147. ^ "Cigarette making still going strong in South Richmond". Richmond Times-Dispatch.
  148. ^ https://www.kingsdominion.com/media-center/park-history " On May 3, 1975, after less than two years of construction, Kings Dominion opened its gates to the public."
  149. ^ "Near 40, Brandermill aims for reinvention". Richmond Times-Dispatch.
  150. ^ "Rampage: The Briley brothers terrorized Richmond area". Richmond Times-Dispatch.
  151. ^ http://www.richmond.com/entertainment/music/article_d157fc60-d168-11e3-862b-001a4bcf6878.html Looking Back at 30 Years of Friday Cheers in Richmond by Colleen Curran "May 21, 2014... Friday Cheers is turning 30 this year. Where it all began ... At Sixth Street Marketplace."
  152. ^ "Innsbrook After Hours 30 year Anniversary – richmondmagazine.com". richmondmagazine.com.
  153. ^ Kappatos, Nicole. "From the Archives: The old Lee Bridge". Richmond Times Dispatch. Retrieved 27 September 2018. In 1985, the bridge was completely rebuilt as part of a $32 million project (and ended up costing more than $43.5 million). The new bridge created a six-lane replacement for the then-51-year-old bridge. The new bridge was dedicated in November 1988.
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  164. ^ "Richmond on the James". Archived from the original on December 1996 – via Internet Archive, Wayback Machine.
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Published in 18th-19th century[edit]

Published in 20th century[edit]

  • William Wirt Henry (1904), "Richmond on the James", in Lyman P. Powell (ed.), Historic Towns of the Southern States, New York: G. P. Putnam's Sons
  • Virginia. Dept. of Agriculture and Immigration (1906), "Richmond", A Handbook of Virginia: Information for the Homeseeker and Investor, Lynchburg, Va: J. P. Bell Co., OCLC 6466827
  • Souvenir Views: Negro Enterprises & Residences, Richmond, Va., Richmond: D. A. Ferguson, 1907, OL 5109683M
  • Richmond Guide Book, Richmond, Virginia: M. A. Burgess, 1909, OL 24363987M
  • "Richmond", Encyclopædia Britannica (11th ed.), New York: New York : Encyclopaedia Britannica, 1910, OCLC 14782424 – via Internet Archive
  • W. Asbury Christian (1912), Richmond, her past and present, Richmond, Va: Manufactured by L.H. Jenkins, OCLC 1253125, OL 6548616M
  • Edward Hungerford (1913), "City of the 7 Hills", The Personality of American Cities, New York: McBride, Nast & Company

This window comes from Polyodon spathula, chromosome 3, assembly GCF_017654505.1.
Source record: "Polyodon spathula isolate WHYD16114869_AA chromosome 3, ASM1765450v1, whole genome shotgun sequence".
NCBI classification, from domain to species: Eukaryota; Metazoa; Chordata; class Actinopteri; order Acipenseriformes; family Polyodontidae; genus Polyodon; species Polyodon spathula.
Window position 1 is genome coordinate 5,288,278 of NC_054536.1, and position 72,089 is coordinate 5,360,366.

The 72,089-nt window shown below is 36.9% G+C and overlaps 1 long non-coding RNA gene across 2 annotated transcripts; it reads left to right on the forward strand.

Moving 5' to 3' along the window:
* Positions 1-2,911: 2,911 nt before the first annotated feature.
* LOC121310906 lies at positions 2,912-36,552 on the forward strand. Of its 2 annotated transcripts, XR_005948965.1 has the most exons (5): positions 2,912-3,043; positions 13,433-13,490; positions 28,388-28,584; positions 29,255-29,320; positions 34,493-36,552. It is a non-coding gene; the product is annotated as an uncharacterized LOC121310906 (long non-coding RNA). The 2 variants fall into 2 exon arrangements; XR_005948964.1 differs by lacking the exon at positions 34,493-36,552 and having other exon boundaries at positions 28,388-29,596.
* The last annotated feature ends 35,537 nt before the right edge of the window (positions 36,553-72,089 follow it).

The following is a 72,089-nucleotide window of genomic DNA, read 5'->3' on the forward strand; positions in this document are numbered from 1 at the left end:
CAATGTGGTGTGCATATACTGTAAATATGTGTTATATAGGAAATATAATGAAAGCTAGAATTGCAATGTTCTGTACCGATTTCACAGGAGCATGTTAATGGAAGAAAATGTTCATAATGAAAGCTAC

• Richmond Chamber of Commerce (1913), Richmond, Virginia, yesterday and today, Richmond: Whittet & Shepperson, printers, OCLC 6214750, OL 6565301M
  • Society for the Betterment of Housing and Living Conditions in Richmond (1913), Report on housing and living conditions in the neglected sections of Richmond, Virginia, Richmond, Va: Whittet & Shepperson, printers, OL 7043534M
  • Louise Nurney Kernodle (1918). Guide Book of the City of Richmond.
  • Directory of Business and Professional Women. 1921
  • "City of Richmond, Virginia". The Modern City. League of American Municipalities. 7. November 1922.
  • Federal Writers' Project (1941), "Richmond", Virginia: a Guide to the Old Dominion, American Guide Series, Oxford University Press, ISBN 9780403021956 – via Google Books
  • Virginius Dabney (1990) [1976]. Richmond: The Story of a City. University Press of Virginia.
  • Michael B. Chesson. Richmond after the War, 1865–1890. Richmond: Virginia State Library, 1981.
  • Peter J. Rachleff. Black Labor in the South: Richmond, Virginia, 1865–1890. Philadelphia: Temple University Press, 1984.
  • Patricia C. Click. The Spirit of the Times: Amusements in Nineteenth-Century Baltimore, Norfolk, and Richmond. Charlottesville: University Press of Virginia, 1989.
  • Marie Tyler-McGraw. At the Falls: Richmond, Virginia, and Its People. Chapel Hill: University of North Carolina Press, 1994.
  • Trudy Ring and Robert M. Salkin, ed. (1995). "Richmond". Americas. International Dictionary of Historic Places. Routledge. p. 542+. ISBN 978-1-134-25930-4.
  • Peter Wallenstein (2000). "Richmond". In Paul Finkelman (ed.). Encyclopedia of the United States in the Nineteenth Century. Charles Scribner's Sons. ISBN 0-684-80500-6.

Published in 21st century[edit]

External links[edit]